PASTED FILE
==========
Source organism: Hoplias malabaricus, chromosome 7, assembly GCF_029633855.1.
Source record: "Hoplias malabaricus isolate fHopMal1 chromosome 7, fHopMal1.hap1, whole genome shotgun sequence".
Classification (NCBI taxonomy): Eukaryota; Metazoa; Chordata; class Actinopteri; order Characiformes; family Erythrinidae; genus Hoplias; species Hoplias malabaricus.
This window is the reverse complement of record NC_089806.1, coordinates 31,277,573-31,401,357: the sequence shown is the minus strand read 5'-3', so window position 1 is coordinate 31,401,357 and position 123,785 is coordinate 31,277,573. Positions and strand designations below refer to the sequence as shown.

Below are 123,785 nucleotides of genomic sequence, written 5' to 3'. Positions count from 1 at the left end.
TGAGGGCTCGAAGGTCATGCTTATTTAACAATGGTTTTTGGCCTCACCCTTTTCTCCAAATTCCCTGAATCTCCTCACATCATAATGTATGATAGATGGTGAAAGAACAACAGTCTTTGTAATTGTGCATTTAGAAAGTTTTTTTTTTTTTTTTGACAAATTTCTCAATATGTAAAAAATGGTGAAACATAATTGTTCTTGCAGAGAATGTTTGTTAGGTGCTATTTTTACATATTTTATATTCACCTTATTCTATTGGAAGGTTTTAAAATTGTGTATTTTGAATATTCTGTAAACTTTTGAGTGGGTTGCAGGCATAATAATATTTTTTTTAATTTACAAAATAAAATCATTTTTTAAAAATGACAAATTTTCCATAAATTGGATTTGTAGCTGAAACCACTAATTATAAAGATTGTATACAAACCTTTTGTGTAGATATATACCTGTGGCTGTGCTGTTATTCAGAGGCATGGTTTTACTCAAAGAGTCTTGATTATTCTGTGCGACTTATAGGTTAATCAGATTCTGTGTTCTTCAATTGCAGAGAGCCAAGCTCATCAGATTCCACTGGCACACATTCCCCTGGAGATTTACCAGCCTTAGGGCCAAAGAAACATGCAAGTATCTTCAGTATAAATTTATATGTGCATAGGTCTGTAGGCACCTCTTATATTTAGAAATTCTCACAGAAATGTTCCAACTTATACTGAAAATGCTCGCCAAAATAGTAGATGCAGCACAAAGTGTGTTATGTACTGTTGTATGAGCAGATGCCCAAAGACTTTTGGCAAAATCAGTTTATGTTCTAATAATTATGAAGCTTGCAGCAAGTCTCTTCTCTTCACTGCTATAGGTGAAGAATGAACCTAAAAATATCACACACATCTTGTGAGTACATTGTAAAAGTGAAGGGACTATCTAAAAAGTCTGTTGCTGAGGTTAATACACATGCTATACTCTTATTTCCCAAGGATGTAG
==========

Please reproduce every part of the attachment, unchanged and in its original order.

Source organism: Hoplias malabaricus, chromosome 7, assembly GCF_029633855.1.
Source record: "Hoplias malabaricus isolate fHopMal1 chromosome 7, fHopMal1.hap1, whole genome shotgun sequence".
Classification (NCBI taxonomy): Eukaryota; Metazoa; Chordata; class Actinopteri; order Characiformes; family Erythrinidae; genus Hoplias; species Hoplias malabaricus.
This window is the reverse complement of record NC_089806.1, coordinates 31,277,573-31,401,357: the sequence shown is the minus strand read 5'-3', so window position 1 is coordinate 31,401,357 and position 123,785 is coordinate 31,277,573. Positions and strand designations below refer to the sequence as shown.

Below are 123,785 nucleotides of genomic sequence, written 5' to 3'. Positions count from 1 at the left end.
TGAGGGCTCGAAGGTCATGCTTATTTAACAATGGTTTTTGGCCTCACCCTTTTCTCCAAATTCCCTGAATCTCCTCACATCATAATGTATGATAGATGGTGAAAGAACAACAGTCTTTGTAATTGTGCATTTAGAAAGTTTTTTTTTTTTTTTTGACAAATTTCTCAATATGTAAAAAATGGTGAAACATAATTGTTCTTGCAGAGAATGTTTGTTAGGTGCTATTTTTACATATTTTATATTCACCTTATTCTATTGGAAGGTTTTAAAATTGTGTATTTTGAATATTCTGTAAACTTTTGAGTGGGTTGCAGGCATAATAATATTTTTTTTAATTTACAAAATAAAATCATTTTTTAAAAATGACAAATTTTCCATAAATTGGATTTGTAGCTGAAACCACTAATTATAAAGATTGTATACAAACCTTTTGTGTAGATATATACCTGTGGCTGTGCTGTTATTCAGAGGCATGGTTTTACTCAAAGAGTCTTGATTATTCTGTGCGACTTATAGGTTAATCAGATTCTGTGTTCTTCAATTGCAGAGAGCCAAGCTCATCAGATTCCACTGGCACACATTCCCCTGGAGATTTACCAGCCTTAGGGCCAAAGAAACATGCAAGTATCTTCAGTATAAATTTATATGTGCATAGGTCTGTAGGCACCTCTTATATTTAGAAATTCTCACAGAAATGTTCCAACTTATACTGAAAATGCTCGCCAAAATAGTAGATGCAGCACAAAGTGTGTTATGTACTGTTGTATGAGCAGATGCCCAAAGACTTTTGGCAAAATCAGTTTATGTTCTAATAATTATGAAGCTTGCAGCAAGTCTCTTCTCTTCACTGCTATAGGTGAAGAATGAACCTAAAAATATCACACACATCTTGTGAGTACATTGTAAAAGTGAAGGGACTATCTAAAAAGTCTGTTGCTGAGGTTAATACACATGCTATACTCTTATTTCCCAAGGATGTAG